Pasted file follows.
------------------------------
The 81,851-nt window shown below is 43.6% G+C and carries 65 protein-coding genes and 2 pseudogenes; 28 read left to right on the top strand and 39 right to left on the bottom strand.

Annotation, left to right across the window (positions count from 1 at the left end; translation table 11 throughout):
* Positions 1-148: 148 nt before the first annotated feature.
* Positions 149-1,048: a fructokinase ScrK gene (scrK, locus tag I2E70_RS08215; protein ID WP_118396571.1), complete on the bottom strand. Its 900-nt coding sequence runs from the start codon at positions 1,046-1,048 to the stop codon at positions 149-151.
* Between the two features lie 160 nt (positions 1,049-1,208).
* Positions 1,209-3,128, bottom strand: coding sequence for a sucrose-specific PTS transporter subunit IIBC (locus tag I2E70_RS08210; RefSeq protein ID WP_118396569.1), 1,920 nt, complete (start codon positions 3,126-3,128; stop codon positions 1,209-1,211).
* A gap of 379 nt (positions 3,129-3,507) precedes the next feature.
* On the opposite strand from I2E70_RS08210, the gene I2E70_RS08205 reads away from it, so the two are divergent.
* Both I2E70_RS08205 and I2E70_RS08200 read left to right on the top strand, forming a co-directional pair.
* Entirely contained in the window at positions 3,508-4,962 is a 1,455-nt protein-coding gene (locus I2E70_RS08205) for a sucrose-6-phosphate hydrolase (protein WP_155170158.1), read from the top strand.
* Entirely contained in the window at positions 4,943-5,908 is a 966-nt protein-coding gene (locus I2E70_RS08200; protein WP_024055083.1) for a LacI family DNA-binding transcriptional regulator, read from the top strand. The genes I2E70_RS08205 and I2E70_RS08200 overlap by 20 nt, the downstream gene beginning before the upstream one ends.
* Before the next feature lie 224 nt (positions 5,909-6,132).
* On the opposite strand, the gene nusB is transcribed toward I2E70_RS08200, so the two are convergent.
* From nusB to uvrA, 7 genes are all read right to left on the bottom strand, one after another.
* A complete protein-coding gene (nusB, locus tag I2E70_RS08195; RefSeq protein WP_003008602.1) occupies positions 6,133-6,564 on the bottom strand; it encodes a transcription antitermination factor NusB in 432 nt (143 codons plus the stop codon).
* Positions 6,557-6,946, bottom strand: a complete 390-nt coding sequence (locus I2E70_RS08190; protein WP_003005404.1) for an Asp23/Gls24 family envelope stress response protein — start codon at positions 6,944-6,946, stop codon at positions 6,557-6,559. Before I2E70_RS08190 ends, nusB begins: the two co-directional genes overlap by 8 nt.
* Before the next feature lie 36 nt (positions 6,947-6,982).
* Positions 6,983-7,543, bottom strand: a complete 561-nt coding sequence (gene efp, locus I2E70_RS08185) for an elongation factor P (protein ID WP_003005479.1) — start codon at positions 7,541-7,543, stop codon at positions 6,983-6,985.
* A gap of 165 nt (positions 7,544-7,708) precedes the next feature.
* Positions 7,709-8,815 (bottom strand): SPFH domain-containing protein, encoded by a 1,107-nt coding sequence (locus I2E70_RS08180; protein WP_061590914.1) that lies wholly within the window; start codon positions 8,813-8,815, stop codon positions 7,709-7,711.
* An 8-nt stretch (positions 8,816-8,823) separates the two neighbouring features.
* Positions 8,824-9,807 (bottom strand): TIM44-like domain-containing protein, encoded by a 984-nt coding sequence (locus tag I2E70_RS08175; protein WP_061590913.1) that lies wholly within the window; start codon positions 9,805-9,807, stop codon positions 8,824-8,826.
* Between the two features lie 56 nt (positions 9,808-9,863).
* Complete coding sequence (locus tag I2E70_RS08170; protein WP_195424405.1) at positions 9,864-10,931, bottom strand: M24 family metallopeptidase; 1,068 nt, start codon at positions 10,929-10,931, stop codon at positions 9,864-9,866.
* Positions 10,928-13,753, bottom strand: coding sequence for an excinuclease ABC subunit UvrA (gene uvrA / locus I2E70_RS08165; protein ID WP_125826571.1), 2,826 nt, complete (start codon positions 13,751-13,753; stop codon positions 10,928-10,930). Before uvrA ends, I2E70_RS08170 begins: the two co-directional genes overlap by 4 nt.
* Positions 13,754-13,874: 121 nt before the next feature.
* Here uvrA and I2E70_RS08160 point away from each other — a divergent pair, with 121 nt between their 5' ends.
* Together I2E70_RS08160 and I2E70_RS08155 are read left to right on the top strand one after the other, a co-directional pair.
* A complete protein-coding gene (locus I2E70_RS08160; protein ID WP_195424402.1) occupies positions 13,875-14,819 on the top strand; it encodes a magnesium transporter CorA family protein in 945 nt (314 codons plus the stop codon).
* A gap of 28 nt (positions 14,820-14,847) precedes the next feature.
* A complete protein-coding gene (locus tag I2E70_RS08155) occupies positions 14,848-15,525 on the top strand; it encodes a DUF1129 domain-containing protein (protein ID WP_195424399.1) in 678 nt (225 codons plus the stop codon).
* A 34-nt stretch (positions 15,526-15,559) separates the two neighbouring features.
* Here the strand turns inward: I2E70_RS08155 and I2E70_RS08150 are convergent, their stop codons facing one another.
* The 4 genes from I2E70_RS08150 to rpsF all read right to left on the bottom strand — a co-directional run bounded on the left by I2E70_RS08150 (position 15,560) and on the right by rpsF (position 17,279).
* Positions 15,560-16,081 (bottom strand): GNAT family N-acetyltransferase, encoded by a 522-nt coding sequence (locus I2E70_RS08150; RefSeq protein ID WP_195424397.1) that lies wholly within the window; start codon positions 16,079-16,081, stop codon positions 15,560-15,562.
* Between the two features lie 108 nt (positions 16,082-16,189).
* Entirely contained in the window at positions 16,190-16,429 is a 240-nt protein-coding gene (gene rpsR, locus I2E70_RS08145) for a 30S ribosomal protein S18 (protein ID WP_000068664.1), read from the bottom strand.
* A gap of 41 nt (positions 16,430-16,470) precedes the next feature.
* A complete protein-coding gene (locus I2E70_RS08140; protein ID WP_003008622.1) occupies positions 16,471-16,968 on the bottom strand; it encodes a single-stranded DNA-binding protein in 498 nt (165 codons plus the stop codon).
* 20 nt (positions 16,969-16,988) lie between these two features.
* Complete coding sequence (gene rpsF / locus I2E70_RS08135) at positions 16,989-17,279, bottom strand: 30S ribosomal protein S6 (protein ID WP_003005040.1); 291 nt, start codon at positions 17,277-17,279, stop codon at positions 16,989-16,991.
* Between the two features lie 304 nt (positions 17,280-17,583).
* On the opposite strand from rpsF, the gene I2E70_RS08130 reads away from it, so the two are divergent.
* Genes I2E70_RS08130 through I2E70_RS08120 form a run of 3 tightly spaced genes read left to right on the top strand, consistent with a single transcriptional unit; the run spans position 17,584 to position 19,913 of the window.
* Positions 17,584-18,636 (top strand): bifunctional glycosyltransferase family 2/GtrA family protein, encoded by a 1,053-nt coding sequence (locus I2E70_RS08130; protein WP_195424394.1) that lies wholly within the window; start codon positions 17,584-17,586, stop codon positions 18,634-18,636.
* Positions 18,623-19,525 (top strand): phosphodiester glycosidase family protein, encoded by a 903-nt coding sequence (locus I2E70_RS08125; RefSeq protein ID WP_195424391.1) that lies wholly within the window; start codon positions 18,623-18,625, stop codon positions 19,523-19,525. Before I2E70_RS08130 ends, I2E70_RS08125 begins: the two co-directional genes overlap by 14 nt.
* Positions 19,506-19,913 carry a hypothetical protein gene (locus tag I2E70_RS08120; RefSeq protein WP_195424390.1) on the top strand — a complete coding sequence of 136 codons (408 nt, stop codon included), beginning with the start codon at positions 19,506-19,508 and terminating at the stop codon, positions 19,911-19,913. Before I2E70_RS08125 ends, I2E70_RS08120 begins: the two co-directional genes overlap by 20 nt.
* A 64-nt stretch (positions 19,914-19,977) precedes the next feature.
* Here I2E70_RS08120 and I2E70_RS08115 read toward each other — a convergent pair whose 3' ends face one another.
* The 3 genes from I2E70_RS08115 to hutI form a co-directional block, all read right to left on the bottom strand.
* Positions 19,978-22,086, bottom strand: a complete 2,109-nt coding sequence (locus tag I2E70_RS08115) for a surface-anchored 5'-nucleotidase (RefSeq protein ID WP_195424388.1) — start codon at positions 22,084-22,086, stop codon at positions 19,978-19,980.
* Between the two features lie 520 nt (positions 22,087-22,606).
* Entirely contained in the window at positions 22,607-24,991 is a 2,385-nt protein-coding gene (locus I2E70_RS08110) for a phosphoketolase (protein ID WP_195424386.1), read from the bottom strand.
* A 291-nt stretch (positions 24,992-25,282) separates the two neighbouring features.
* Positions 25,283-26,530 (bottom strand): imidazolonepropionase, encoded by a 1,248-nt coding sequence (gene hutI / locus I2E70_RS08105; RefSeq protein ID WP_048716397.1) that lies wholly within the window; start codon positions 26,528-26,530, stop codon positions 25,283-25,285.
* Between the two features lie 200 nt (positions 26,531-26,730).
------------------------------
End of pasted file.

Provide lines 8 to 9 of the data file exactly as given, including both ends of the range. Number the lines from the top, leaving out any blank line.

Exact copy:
* On the opposite strand from I2E70_RS08210, the gene I2E70_RS08205 reads away from it, so the two are divergent.
* Both I2E70_RS08205 and I2E70_RS08200 read left to right on the top strand, forming a co-directional pair.